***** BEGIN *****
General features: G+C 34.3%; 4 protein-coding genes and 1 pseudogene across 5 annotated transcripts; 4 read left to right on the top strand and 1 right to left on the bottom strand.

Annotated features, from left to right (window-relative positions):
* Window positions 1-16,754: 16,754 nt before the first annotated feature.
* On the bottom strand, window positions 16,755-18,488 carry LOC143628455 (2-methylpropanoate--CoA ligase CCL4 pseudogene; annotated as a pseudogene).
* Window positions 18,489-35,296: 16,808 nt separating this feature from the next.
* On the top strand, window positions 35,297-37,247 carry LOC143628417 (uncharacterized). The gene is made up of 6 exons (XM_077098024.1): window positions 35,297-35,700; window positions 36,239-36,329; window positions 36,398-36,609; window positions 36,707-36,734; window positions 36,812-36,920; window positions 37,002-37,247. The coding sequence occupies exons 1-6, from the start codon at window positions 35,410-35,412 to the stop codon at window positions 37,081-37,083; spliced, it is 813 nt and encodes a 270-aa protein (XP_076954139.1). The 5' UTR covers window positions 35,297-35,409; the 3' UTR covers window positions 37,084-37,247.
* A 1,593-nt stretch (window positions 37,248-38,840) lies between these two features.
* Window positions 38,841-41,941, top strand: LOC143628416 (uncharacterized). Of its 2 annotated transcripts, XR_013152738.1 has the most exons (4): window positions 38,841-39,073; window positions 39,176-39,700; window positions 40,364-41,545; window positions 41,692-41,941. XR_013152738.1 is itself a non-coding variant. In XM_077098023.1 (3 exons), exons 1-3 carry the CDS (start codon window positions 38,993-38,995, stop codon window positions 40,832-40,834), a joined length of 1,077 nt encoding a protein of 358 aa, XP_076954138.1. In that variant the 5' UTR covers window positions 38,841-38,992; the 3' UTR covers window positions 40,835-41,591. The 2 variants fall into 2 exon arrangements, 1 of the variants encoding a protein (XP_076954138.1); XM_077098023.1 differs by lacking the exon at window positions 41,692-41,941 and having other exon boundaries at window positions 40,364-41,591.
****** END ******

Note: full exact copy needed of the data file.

General features: G+C 34.3%; 4 protein-coding genes and 1 pseudogene across 5 annotated transcripts; 4 read left to right on the top strand and 1 right to left on the bottom strand.

Annotated features, from left to right (window-relative positions):
* Window positions 1-16,754: 16,754 nt before the first annotated feature.
* On the bottom strand, window positions 16,755-18,488 carry LOC143628455 (2-methylpropanoate--CoA ligase CCL4 pseudogene; annotated as a pseudogene).
* Window positions 18,489-35,296: 16,808 nt separating this feature from the next.
* On the top strand, window positions 35,297-37,247 carry LOC143628417 (uncharacterized). The gene is made up of 6 exons (XM_077098024.1): window positions 35,297-35,700; window positions 36,239-36,329; window positions 36,398-36,609; window positions 36,707-36,734; window positions 36,812-36,920; window positions 37,002-37,247. The coding sequence occupies exons 1-6, from the start codon at window positions 35,410-35,412 to the stop codon at window positions 37,081-37,083; spliced, it is 813 nt and encodes a 270-aa protein (XP_076954139.1). The 5' UTR covers window positions 35,297-35,409; the 3' UTR covers window positions 37,084-37,247.
* A 1,593-nt stretch (window positions 37,248-38,840) lies between these two features.
* Window positions 38,841-41,941, top strand: LOC143628416 (uncharacterized). Of its 2 annotated transcripts, XR_013152738.1 has the most exons (4): window positions 38,841-39,073; window positions 39,176-39,700; window positions 40,364-41,545; window positions 41,692-41,941. XR_013152738.1 is itself a non-coding variant. In XM_077098023.1 (3 exons), exons 1-3 carry the CDS (start codon window positions 38,993-38,995, stop codon window positions 40,832-40,834), a joined length of 1,077 nt encoding a protein of 358 aa, XP_076954138.1. In that variant the 5' UTR covers window positions 38,841-38,992; the 3' UTR covers window positions 40,835-41,591. The 2 variants fall into 2 exon arrangements, 1 of the variants encoding a protein (XP_076954138.1); XM_077098023.1 differs by lacking the exon at window positions 41,692-41,941 and having other exon boundaries at window positions 40,364-41,591.